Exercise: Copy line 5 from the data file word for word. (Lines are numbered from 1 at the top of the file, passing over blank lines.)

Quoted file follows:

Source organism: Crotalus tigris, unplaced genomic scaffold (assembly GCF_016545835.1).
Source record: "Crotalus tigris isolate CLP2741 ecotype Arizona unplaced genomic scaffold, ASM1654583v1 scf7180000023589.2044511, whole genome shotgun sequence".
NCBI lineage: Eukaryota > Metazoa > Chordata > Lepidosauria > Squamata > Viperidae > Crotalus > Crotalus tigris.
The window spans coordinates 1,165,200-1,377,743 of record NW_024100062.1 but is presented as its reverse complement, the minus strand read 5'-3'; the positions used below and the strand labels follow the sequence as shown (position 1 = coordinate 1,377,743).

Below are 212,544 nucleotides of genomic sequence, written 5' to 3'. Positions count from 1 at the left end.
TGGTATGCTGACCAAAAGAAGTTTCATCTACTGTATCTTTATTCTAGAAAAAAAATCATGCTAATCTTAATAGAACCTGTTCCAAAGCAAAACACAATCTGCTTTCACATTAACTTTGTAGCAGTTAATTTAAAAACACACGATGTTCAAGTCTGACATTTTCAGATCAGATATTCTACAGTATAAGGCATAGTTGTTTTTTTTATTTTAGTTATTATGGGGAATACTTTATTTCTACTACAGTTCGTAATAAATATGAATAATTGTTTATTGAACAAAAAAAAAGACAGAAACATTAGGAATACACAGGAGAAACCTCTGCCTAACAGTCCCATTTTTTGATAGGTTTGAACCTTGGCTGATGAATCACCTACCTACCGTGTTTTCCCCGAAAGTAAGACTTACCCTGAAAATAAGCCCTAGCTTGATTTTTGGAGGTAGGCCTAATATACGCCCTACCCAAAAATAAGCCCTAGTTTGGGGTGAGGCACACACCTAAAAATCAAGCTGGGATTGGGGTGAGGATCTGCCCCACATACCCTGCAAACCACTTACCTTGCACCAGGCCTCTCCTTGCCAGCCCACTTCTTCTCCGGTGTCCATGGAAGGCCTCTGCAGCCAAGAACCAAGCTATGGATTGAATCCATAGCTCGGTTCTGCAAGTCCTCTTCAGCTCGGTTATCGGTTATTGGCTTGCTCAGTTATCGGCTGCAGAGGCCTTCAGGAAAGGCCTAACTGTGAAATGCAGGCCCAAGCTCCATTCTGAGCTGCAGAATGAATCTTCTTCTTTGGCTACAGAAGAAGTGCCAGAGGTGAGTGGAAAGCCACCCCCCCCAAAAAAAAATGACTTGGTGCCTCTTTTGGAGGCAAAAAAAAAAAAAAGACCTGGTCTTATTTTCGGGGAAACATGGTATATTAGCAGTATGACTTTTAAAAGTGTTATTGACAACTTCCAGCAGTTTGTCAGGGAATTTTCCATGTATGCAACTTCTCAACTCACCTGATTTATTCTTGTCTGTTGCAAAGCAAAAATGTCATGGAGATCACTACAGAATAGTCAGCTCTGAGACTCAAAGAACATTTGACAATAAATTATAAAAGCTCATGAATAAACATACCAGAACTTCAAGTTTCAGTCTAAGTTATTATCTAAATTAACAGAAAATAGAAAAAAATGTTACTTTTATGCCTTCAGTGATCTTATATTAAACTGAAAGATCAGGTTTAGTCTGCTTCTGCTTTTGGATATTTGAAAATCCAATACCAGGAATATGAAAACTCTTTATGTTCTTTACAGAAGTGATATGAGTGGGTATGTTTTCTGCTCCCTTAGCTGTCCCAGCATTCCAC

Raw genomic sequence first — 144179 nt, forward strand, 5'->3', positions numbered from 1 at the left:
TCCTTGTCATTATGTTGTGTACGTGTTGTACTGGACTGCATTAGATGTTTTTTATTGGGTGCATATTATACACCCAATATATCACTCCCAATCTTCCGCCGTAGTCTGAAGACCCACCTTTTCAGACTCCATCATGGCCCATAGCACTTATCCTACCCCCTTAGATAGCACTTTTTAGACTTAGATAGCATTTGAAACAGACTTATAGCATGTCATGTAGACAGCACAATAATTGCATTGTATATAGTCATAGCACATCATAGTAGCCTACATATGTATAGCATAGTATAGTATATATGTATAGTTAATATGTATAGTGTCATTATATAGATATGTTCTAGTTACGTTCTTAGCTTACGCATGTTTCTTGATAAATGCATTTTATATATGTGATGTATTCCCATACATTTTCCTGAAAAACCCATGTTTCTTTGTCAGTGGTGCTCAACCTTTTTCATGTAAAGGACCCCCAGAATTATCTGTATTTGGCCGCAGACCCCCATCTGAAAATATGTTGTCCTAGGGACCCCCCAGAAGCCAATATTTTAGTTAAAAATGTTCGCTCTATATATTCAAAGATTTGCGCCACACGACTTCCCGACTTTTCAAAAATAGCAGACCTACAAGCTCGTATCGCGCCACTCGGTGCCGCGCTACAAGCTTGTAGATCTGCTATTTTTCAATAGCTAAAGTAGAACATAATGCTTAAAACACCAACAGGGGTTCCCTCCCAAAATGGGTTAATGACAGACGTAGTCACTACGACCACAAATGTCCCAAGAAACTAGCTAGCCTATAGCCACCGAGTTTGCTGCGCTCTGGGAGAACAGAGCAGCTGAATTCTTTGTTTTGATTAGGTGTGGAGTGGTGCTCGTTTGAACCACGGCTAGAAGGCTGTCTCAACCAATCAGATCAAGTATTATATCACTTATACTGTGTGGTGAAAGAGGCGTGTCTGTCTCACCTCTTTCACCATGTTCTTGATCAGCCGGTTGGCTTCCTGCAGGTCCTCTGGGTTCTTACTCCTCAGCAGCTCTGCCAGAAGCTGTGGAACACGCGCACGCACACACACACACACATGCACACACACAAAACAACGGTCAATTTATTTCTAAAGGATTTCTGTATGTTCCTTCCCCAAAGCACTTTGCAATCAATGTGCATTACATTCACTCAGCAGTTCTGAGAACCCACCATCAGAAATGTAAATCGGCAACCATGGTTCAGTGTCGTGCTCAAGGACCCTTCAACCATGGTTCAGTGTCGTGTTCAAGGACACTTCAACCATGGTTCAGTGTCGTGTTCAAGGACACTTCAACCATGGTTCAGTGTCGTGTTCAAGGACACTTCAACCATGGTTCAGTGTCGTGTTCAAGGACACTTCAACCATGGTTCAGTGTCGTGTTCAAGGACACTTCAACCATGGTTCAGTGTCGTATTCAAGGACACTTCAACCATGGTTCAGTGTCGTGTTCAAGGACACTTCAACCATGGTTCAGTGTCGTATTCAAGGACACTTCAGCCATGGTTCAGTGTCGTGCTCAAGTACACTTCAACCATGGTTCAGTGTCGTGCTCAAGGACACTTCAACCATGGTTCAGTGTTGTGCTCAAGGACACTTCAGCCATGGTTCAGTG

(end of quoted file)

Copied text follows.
Below are 212,544 nucleotides of genomic sequence, written 5' to 3'. Positions count from 1 at the left end.